"No, mine!" responded "unkky" quite seriously, trying to detach the little hands.
"Mine!" crowed Turion in response, enjoying this game far too much.
"Remind me never to teach you anything," muttered Eomer to the little one with a sigh, as he successfully removed the painful death-grip on his beard.
Faramir came running up the stairs three at a time as soon as he heard Elboron's frantic call, without any idea of what he would find.
"What is going on!" he cried as he entered.
The scene was hardly peaceful: pillows were strewn all over the floor, Turion's cheeks were still tearstained, and none of the others were in their bed.
"Nothing," said Eomer grinning. "Just tucking them into bed."
Faramir looked at the pillows. "It's not Tuesday," he said.
Eomer's eyebrows went up. "It is not, is it!" he gasped, and then turning to the children, glared at them most intimidatingly. "Tsk, tsk, little ones, how could you deceive your good uncle so?"
"Sorry," they murmured.
Faramir, seeing that Eomer did indeed have the situation under control, quietly left.
"Now a story!" said Theowyn.
"Only if you are in your beds!" demanded Eomer.
"But we all have to be on one bed to tell the story," said Theowyn.
"Why?" sighed Eomer, wondering what new mischief his sister could have added.
"Because if it gets scary, we have to hold on tight to you."
"Oh," said Eomer. "Very well, on Turion's bed, then."
Soon Eomer found himself sitting cross-legged on a bed, with Turion curled up in his arms, Beren snuggled next to him on his left, and Theowyn sitting expectantly right in front of him. Elboron, ten, sat more decorously on the edge of the bed.
"What sort of story do I tell?" asked Eomer.
"The sort of story we like," said Theowyn.
"What sort is that?"
"Pirate stories!" said Beren eagerly.
"With Adar in them," added Theowyn.
"Yaya," said Turion, drooling.
Taking a deep breath, Eomer began: "Once upon a time—
"Uncle 'Mer, that is the beginning that Mama says only the worst storytellers use."
"Yes, and I have a few words to say to your Mama tomorrow. Very well then: In a place not far from here, there were once, er, three children."
"No, four!" demanded Beren.
"Four, then, and they were all very good, and obeyed all their relations when it was time to go to bed. Except for one, bad little—"
"Elessar!" suggested Theowyn.
Grinning at the idea of his friend's face if he could hear this, Eomer continued: "All except for bad little Elessar. One night, after he was told to go to bed, he didn't do as he was told, but snuck out of the house and went down to the sea. Suddenly, though, a pirate ship sailed up and captured him. The name of the pirate ship was—was—"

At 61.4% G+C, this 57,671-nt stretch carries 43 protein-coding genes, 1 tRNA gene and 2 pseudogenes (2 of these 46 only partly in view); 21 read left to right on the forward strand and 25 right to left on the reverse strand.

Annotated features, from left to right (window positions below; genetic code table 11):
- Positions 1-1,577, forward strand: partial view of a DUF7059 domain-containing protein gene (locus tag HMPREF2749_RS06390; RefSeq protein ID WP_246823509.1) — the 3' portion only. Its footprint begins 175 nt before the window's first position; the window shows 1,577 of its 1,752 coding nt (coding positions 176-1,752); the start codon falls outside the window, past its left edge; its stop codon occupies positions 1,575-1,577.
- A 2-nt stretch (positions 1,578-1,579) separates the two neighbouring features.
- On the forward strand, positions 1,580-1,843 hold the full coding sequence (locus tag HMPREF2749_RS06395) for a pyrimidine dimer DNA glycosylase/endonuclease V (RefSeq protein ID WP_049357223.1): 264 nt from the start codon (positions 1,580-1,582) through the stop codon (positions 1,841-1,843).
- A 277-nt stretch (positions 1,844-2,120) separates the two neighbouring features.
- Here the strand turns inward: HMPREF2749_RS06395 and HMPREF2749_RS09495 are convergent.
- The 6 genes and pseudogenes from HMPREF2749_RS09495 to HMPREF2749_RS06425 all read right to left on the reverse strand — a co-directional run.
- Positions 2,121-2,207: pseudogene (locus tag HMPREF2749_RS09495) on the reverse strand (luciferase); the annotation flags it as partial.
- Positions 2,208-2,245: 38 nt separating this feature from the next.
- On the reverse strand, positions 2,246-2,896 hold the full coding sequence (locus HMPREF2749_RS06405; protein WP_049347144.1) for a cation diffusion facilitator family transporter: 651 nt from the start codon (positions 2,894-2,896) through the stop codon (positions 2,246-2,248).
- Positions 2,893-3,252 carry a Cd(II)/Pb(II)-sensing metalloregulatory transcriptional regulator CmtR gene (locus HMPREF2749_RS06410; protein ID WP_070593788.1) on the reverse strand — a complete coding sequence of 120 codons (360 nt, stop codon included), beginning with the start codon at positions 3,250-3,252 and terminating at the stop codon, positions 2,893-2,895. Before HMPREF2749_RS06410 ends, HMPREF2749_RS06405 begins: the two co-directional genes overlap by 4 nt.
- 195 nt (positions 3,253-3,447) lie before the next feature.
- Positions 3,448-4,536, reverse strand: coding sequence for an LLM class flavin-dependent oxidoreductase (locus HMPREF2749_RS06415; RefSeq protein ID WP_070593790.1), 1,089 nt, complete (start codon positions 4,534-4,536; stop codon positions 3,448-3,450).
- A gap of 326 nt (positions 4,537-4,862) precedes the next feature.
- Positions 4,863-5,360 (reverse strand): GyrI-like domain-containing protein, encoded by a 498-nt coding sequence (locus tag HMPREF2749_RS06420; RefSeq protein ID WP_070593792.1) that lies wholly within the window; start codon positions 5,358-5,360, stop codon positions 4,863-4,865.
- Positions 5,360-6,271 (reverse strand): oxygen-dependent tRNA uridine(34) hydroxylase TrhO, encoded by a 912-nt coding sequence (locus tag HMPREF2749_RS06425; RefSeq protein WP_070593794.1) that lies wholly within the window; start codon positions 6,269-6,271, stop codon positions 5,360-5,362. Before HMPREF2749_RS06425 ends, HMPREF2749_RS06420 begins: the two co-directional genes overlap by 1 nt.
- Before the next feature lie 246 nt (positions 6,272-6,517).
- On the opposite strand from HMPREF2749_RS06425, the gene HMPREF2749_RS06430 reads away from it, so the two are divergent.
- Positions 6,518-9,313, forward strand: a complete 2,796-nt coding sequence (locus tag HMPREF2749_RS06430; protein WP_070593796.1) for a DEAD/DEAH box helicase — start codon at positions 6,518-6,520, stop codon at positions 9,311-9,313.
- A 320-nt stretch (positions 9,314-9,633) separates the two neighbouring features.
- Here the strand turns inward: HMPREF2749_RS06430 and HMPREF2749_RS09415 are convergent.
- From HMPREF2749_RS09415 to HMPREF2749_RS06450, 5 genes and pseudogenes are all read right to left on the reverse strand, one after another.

"Can't you think of a name?" asked Theowyn. "Mama always can."
"The name of the pirate ship was—the Red Sea—"
"Thkwiwel!" said Turion triumphantly.
"Squirrel, Uncle 'Mer," translated Theowyn.
Eomer snorted. "The pirate ship cannot be called the Red Sea Squirrel!"
"Why not? I like it," said Beren.
"It's all right," admitted Theowyn.
"Fine," said Eomer. "The pirate ship the Red Sea Squirrel kidnapped bad little Elessar, and were going to take him to Pelargir to sell to the other pirates..."
"...but Elessar's famous dad, Prince Faramir of Ithilien—"
"Wait!" said Theowyn. "If Adar is in this, then the bad little boy has to be named Beren, not Elessar."
"Hey!" protested Beren. "That's not fair! Why not Elboron or Turion?"
"Excuse me, but I am the master storyteller, and I say that the boy's name is Elessar," said Eomer, his pride somewhat damaged by all this interruption.
"Well, it might be all right," said Theowyn, "if Elessar dies in the end, because then he wouldn't be like a real brother."
Eomer choked, but regained himself, and continued: "And so Prince Faramir snuck on board the pirate ship, and used his children to talk all the pirates to death, and so rescued bad little Elessar and brought him home, where he was never disobedient again. The End."
"It was not too bad," said Theowyn.
"Too short," said Beren.
"Like Unkky 'Mer" said Turion, reaching for the beard again.
"All right, that is all Uncle 'Mer is doing tonight. You have to go to sleep now."
"Aww," they all whined, but did not disobey.
Eomer pulled up the covers for each one, planted a goodnight kiss on each forehead, and then turned out the lights. Before leaving though, he looked back tenderly, sighed not unhappily, and left them to sleep soundly.
Rejoining Faramir, he said nothing at first.
"Well, how did it go?" asked Faramir.
"I rather enjoyed it," said Eomer. "However, my children do not have nearly such an elaborate bedtime routine."
Faramir grinned rather mischievously. "It was all Eowyn's idea."
"Yet," said Eomer, grinning back. "My children do not have an elaborate bedtime routine yet. However, when I go home again, I shall directly inform Lothiriel to create one that only those with relatives from Dol Amroth may perform. Then, I shall invite you to visit me in Edoras."
Faramir eyed him suspiciously. "You would not. You said you enjoyed it."
"I said I rather enjoyed it. But I shall enjoy getting revenge none the less." Eomer's eyes twinkled as he downed another glass of wine.
Author's Notes: I was inspired to write this after having my own little siblings demand for a story in much the same manner; and also by the fact that though many people seem to think Eomer a big brutish sort, I couldn't see anything in canon implying that, and had always thought that while Faramir would be a wonderful father, Eomer would be much more fun.
This is a work of fan fiction, written because the author has an abiding love for the works of J R R Tolkien. The characters, settings, places, and languages used in this work are the property of the Tolkien Estate, Tolkien Enterprises, and possibly New Line Cinema, except for certain original characters who belong to the author of the said work. The author will not receive any money or other remuneration for presenting the work on this archive site. The work is the intellectual property of the author, is available solely for the enjoyment of Henneth Annûn Story Archive readers, and may not be copied or redistributed by any means without the explicit written consent of the author.